Fruit is naturally sweet and tasty and it’s a good alternative to dessert when you need a “sweet” fix. Fruit is also an excellent source of vitamins, minerals, fiber, and phytonutrients. Biting into an apple or spooning up a bowl of berries certainly beats nibbling on something processed and sweet like a doughnut or cookie!
One advantage of fruit is that it tastes delicious raw. That’s important since cooking destroys some of the vitamins in fruits and vegetables. A vegetable may start out being nutritious, but after you cook it and place it on the table, some of the vitamins may have gone the way of the water you cooked them in. Vitamin C is particularly heated sensitive. When you cook vegetables, you can lose up to half of their vitamin C content, depending upon how you cook them. That’s why fruit is the best source of vitamin C.
When you think of vitamin C, citrus fruit probably comes to mind. Surprisingly, citrus fruit doesn’t top the list of vitamin C sources. Kiwis, guavas, and acerola cherries are an even better source of vitamin C and when you vary the type of fruit you eat, you get a diversity of phytonutrients as well.
Should You Peel Fruit or Eat It Whole?
Should you peel the outer skin of a piece of fruit or eat it with the skin still on? Leave it on! Why should you not peel fruit? For one, the peel is an excellent source of fiber. In fact, the outer skin contains much higher quantities of fiber than the flesh inside the fruit.
Fruit has a number of bioactive ingredients and many of them are concentrated in the peel of the fruit rather than the flesh inside. For example, a study found that the outer skins of passion fruit contain active compounds that improved the symptoms of wheezing in people with asthma. Apples have peels rich in phytochemicals called triterpenoids. These chemicals, in the laboratory, reduce the growth of cancer cells.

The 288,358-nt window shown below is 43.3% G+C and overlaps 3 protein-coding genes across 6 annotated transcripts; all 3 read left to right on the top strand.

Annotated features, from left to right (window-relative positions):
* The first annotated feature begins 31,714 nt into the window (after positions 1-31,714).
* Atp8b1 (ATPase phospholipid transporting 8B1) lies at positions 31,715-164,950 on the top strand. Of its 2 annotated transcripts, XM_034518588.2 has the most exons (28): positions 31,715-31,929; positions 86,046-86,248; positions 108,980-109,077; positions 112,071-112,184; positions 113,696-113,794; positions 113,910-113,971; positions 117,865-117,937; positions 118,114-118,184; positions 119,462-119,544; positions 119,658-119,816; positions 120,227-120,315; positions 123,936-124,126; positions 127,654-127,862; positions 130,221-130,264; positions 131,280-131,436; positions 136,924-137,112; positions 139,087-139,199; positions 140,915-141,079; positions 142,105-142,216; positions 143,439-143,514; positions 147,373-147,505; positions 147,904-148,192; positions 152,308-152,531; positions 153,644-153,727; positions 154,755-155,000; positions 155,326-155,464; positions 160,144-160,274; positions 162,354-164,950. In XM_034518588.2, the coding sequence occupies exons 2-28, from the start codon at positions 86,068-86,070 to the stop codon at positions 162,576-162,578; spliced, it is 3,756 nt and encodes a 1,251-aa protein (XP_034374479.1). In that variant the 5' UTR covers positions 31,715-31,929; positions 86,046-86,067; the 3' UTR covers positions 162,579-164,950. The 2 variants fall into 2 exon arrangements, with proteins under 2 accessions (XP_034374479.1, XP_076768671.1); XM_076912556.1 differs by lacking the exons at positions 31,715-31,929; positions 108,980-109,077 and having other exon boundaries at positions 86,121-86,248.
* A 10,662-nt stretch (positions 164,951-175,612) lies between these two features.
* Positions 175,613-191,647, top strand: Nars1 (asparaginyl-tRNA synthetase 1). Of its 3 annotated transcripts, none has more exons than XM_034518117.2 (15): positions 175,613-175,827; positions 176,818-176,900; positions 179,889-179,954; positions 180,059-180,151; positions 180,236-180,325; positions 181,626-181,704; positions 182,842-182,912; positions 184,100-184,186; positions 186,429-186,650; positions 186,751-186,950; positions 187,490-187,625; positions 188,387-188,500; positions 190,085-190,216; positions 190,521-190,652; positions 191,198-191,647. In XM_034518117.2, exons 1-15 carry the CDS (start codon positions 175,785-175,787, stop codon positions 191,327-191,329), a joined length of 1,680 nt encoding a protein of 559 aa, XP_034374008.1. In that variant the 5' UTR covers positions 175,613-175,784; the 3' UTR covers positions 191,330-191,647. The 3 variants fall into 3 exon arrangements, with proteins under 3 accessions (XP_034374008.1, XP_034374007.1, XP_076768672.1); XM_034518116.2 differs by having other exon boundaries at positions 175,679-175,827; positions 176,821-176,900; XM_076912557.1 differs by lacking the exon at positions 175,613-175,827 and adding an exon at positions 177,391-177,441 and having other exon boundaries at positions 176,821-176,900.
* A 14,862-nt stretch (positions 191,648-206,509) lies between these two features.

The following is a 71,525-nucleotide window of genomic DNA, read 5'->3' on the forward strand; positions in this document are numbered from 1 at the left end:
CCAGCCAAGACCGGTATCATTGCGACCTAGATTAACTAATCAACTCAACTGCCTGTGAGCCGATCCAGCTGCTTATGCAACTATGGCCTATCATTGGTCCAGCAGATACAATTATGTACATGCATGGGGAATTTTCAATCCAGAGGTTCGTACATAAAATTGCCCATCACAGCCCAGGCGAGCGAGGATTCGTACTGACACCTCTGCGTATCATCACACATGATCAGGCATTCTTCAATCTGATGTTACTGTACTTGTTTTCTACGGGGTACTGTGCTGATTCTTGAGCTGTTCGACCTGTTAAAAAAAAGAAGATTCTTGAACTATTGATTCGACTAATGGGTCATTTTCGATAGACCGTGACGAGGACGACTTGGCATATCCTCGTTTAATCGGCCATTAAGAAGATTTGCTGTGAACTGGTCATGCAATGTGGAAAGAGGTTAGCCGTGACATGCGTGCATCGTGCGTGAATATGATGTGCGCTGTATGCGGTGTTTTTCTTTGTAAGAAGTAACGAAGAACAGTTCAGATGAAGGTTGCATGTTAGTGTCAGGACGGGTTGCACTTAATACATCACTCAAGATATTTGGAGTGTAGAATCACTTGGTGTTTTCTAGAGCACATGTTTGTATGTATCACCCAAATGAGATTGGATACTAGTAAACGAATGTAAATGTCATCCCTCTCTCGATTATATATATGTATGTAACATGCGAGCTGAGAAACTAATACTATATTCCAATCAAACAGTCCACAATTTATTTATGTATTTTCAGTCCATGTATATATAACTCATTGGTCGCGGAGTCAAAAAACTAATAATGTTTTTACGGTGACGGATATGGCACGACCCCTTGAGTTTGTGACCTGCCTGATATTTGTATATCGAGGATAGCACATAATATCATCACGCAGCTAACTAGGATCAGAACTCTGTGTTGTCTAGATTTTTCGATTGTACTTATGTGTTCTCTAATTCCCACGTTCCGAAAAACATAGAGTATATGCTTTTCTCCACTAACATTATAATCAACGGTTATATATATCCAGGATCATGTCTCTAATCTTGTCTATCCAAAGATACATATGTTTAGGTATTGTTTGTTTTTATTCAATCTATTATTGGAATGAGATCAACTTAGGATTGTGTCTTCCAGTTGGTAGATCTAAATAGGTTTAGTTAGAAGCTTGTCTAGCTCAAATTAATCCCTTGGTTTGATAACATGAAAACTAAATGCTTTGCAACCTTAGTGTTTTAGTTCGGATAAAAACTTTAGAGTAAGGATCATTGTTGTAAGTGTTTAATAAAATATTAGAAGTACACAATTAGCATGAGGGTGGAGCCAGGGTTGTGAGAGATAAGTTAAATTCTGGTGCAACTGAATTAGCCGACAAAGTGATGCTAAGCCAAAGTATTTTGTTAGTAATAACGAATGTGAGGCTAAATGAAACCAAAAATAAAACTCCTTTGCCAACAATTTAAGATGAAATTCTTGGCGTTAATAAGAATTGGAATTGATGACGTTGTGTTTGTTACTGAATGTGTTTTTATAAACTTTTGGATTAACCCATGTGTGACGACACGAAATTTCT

Apples contain a diversity of nutrient and phytonutrients. In fact, researchers have isolated a variety of components from apple peels with bioactive properties, including flavonoids, triterpenoids, organic acids, and plant sterols. Some of these components have anti-inflammatory properties and the potential to prevent the formation of blood clots and reduce the spread of malignant cells. Plus, apple peel is rich in pectin, a soluble fiber that helps with blood sugar control. If you peel an apple, you miss out on some of these perks!
In a study published in the Journal of Functional Foods, researchers isolated a variety of chemicals with high antioxidant activity from tropical fruit peels, more than can be found in the flesh. Even fruits where you don’t typically eat the peel have potential health benefits. For example, orange peels are rich in d-limonene, a chemical with anti-cancer activity in the laboratory. This chemical seems to block certain pathways that fuel cancer growth and survival.
The exterior of watermelon has assets as well. The sweet interior of watermelon may taste better than the rind, but the rind contains significantly more citrulline, a compound your body converts to arginine, an amino acid associated with heart and blood vessels healthy.
What about Pesticides?